"Moral reason must learn how to make coercion its ally without running the risk of a Pyrrhic victory in which the ally exploits and negates the triumph." -Reinhold Niebuhr-
The 48 Laws of Power is a book written in 1998 by Robert Greene and Joost Elffers. Even though many of the Laws are amoral, manipulative, and un-Christian, they are nonetheless applicable to the realistic situations we encounter in daily life. This book takes over 3000 years of the history of power and summarizes it in the 48 Laws. I have gained much insight into the depravity of human nature and gained much insight into how to understand and address the issues when I am confronted with them.
Law 9 is titled “Win through your Actions, Never through Argument.” It states that: “Any momentary triumph you think gained through argument is really a Pyrrhic victory: The resentment and ill will you stir up is stronger and lasts longer than any momentary change of opinion. It is much more powerful to get others to agree with you through your actions, without saying a word. Demonstrate, do not explicate.”
A Pyrrhic victory is a victory with devastating cost to the victor. There are many times we want to make sure we “have the last word,” only to find that the damage inflicted verbally only makes the problem worse than it was in the beginning. No doubt, someone is reading this and feels that it is necessary to get your point across; that the offending party must understand your point of view. This dangerous behavior has consequences that make that individual distrust, harbor resentment toward you, and look for an opportunity to take advantage of your weaknesses. We all have them. I have never seen a successful, loving relationship borne as a result of one party coercing the other’s way of thinking or pattern of behavior.
In the realm of a marriage there a few fundamental principles of which many couples seem to be oblivious. We are all born “Man” or “Woman.” If at some point we are blessed by God to get married, we assume a position with a title. That title is “Husband” or “Wife,” and with those positions come job descriptions set forth by God. If we dare ignore them, not read them, or worse yet, rebel against them, there is a terrible price to pay for both individuals.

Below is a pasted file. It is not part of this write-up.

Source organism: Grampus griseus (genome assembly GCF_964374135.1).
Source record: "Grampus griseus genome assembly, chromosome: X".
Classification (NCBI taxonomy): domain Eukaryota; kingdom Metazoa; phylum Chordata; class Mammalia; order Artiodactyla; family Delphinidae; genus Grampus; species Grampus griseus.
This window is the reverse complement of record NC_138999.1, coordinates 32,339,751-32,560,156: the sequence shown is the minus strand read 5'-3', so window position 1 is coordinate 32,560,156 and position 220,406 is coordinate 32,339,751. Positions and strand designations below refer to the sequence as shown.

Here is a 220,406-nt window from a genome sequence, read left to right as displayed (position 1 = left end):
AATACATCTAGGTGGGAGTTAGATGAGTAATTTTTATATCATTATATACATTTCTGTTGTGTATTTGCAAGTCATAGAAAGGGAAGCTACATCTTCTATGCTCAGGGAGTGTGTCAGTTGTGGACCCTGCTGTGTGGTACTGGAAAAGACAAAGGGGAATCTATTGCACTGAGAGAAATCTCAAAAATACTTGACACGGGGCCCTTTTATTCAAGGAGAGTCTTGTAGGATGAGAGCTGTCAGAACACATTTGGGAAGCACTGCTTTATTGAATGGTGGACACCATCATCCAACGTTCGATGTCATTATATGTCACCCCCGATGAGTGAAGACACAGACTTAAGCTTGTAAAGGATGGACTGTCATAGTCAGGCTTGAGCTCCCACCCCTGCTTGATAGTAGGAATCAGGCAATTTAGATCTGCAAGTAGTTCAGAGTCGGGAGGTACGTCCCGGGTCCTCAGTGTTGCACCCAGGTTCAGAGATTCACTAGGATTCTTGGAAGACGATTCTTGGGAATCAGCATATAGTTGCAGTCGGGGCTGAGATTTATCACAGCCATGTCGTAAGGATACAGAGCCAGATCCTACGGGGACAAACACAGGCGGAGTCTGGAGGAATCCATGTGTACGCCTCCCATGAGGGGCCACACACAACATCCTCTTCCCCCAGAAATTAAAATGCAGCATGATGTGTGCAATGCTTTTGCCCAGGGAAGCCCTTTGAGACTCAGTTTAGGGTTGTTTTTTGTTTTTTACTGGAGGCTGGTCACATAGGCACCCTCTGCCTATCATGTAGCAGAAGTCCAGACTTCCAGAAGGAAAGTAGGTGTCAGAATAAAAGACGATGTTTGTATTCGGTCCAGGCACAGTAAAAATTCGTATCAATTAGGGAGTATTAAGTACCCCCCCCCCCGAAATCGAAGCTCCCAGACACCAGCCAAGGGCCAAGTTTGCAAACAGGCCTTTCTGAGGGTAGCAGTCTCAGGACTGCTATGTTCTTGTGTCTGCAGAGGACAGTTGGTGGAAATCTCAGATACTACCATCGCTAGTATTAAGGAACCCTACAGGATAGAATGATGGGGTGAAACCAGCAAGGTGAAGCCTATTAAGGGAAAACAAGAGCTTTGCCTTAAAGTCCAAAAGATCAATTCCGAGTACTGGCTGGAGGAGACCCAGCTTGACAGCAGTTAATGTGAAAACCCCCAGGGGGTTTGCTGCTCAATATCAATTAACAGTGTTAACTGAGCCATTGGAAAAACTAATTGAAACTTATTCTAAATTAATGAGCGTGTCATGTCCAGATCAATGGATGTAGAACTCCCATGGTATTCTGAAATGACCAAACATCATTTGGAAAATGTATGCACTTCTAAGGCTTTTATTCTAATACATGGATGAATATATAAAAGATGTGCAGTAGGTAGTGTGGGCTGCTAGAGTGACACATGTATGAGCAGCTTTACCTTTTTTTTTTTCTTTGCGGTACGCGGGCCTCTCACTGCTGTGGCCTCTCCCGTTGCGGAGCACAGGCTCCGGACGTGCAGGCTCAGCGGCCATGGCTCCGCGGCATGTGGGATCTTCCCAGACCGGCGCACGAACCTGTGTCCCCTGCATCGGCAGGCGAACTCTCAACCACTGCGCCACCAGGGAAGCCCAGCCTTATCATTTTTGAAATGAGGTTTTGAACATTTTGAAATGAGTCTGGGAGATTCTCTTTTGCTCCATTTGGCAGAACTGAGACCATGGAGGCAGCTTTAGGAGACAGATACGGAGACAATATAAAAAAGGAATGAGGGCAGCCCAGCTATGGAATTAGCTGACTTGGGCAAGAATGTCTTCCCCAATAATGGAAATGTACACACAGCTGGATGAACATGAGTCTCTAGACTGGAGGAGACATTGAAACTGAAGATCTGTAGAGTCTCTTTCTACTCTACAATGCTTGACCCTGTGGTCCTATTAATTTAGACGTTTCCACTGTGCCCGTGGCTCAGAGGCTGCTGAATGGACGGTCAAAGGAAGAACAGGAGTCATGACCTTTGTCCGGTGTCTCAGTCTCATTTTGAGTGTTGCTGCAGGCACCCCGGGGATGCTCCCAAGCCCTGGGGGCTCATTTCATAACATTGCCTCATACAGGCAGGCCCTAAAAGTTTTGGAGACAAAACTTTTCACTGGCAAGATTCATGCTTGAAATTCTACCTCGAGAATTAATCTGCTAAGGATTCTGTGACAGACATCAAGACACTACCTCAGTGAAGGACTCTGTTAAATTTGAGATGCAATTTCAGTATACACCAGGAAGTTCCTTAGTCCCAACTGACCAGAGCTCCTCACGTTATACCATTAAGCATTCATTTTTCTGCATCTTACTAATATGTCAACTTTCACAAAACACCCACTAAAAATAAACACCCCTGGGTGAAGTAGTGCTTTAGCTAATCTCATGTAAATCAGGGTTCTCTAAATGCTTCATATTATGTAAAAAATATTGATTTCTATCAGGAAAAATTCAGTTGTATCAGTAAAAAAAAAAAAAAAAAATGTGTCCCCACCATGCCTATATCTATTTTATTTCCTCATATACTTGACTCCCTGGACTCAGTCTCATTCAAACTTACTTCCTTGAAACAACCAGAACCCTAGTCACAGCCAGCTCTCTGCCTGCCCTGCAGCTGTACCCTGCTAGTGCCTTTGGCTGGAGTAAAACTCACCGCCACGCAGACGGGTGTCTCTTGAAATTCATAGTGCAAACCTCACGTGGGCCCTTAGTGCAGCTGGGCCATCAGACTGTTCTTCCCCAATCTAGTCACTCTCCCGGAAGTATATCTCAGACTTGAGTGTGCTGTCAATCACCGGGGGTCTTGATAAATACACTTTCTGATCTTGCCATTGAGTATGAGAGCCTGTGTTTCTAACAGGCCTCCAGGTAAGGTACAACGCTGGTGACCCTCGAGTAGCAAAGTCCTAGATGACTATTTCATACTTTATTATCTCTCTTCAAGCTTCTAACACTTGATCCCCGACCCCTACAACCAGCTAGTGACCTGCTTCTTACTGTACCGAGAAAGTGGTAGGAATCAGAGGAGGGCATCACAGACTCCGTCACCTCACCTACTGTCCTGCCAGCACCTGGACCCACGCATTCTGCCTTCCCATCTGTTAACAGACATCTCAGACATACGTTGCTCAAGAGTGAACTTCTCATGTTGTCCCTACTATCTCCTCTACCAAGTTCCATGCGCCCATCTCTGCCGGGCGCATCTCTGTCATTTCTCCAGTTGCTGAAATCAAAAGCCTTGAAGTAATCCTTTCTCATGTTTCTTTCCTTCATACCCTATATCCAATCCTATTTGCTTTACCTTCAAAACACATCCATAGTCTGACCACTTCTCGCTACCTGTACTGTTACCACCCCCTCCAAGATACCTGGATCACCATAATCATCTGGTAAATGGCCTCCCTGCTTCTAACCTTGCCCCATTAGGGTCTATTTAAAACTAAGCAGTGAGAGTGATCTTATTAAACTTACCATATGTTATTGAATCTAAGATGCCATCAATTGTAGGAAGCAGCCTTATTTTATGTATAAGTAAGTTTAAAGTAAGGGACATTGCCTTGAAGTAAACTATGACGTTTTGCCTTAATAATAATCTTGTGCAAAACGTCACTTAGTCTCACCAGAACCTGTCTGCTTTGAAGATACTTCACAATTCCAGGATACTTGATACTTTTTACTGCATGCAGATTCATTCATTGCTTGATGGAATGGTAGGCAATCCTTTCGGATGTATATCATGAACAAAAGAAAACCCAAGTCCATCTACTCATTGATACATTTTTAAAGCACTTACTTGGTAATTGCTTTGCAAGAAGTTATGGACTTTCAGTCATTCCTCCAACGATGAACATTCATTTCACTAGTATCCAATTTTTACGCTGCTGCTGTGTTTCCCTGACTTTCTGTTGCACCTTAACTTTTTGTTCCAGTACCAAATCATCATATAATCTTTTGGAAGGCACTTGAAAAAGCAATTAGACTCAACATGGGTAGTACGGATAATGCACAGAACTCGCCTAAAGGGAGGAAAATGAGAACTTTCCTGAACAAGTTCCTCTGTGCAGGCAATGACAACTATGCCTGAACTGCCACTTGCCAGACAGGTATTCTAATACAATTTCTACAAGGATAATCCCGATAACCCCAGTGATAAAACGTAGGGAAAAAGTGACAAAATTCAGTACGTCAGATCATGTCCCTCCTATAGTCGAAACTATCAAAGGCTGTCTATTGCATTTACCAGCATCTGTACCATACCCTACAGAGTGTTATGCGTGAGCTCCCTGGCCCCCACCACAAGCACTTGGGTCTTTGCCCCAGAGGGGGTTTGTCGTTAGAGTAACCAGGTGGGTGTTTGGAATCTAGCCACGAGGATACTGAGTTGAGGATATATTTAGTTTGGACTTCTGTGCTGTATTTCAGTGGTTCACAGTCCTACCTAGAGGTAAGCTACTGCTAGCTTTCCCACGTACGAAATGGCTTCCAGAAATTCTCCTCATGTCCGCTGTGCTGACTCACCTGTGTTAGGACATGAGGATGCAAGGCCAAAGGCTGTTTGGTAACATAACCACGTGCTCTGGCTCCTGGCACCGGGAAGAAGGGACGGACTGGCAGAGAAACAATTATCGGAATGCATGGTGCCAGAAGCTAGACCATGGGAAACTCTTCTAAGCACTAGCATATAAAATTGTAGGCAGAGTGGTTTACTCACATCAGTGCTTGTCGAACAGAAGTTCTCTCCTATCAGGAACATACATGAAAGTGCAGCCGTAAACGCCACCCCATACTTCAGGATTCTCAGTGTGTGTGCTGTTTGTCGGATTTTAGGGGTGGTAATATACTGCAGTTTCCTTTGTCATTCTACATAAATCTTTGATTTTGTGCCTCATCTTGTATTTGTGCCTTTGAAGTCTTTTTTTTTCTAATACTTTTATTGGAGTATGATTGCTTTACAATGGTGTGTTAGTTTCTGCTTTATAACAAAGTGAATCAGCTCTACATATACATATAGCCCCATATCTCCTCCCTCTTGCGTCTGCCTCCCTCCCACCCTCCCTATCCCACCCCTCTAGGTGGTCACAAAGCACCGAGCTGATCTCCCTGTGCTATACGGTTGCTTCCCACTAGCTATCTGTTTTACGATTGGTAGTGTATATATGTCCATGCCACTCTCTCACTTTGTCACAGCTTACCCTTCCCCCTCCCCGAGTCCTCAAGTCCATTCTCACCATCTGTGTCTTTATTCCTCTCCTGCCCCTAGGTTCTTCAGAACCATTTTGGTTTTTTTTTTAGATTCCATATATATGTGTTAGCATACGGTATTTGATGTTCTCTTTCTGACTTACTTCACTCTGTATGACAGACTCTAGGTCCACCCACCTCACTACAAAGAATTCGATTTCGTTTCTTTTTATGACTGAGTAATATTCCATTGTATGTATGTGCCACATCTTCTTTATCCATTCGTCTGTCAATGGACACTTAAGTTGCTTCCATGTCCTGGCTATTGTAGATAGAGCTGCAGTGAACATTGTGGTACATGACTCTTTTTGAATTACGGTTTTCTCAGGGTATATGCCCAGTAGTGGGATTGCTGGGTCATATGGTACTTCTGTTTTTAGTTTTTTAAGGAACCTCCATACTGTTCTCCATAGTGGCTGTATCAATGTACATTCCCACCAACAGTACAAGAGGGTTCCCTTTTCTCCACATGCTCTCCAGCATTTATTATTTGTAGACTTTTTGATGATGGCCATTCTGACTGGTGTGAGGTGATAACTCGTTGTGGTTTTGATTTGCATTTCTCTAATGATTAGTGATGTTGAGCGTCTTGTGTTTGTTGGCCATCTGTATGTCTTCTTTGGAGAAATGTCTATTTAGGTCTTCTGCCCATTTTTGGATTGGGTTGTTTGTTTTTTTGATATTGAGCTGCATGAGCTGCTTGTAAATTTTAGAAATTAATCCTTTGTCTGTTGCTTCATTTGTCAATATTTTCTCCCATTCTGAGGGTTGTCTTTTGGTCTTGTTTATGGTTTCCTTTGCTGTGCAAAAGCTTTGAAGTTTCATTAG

God is forgiving and gracious, but how many of us have committed an offense in our marriage only to run into unforgiveness, distrust, and a host of other emotions compliments of human nature? Arguing doesn’t fix the problem and doesn’t help in restoring the offending partner. If that individual does not feel that they are understood, continual reminders of the transgression will only ensure the individual’s mindset will eventually become, “It is easier to prove you right, than to fight to prove you wrong!” That individual will give up investing vulnerability into the marriage and it goes further downhill from there.
Many problems are a result of diminished love. Let me explain that. In the beginning of a relationship, individuals have been known to say they “fell in love,” or “were swept off their feet.” Notice that these two phrases require no action on your part. The sayings imply that “love” simply happened to you. As the relationship progresses and the novelty of the feeling passes and we see the partner’s good, bad, and ugly characteristics. The cute way they chew now becomes a pet peeve!
Then it is necessary to invest time, energy, and prayer into maintaining and nurturing the relationship. When problems arise, and they will, the worst thing we can do is spend all our time obsessively focusing on the problem and ignoring the ultimate purpose of the relationship. Focusing on the conflict soon becomes an even bigger problem. Enhancing one’s ability to love is the answer to negotiating the conflict.
There is hope for both parties, because of guidance and instruction in God’s Word.
Trust God to provide your every need. If we don’t believe He is able, we set ourselves up for failure. In the Bible, James opens his letter with a strong warning that those who doubt the Lord can expect nothing from Him (1:6-7). God's trustworthiness and faithfulness is clear in God’s Word and in believers' lives, but our shaky confidence undermines His work. I often refer to this as a slap in the face to God.
Wait upon His timing. We can get impatient when we don’t get what we want quickly enough. This also can affect how we “judge” the other person’s progress in the restoration process. In 1 Sam. 13:9-13, Saul assumed the prophet, Samuel's role and made a sacrifice to God. Like so many people who manipulate circumstances and timing, Saul was not happy with the results. He won the war but lost not only God's favor, Samuel’s friendship, and his testimony, but also his kingdom. No one gets what he really wants by supplying his own wants and needs.
Most importantly, we need to accept responsibility for our actions and for the effect it had on others. It doesn’t mean we have to carry their baggage, but we certainly need to be sensitive to the pain we inflicted. Proverbs 19:15, 20:4 instructs us that God does not open a door to opportunity while we sit idly and do nothing. We have to be in motion and ready to be guided. If we want to know God’s direction for a tough situation, we need to be seeking Him regularly through prayer and His Word. The Lord goes before us to soften hearts, but we must do our part.
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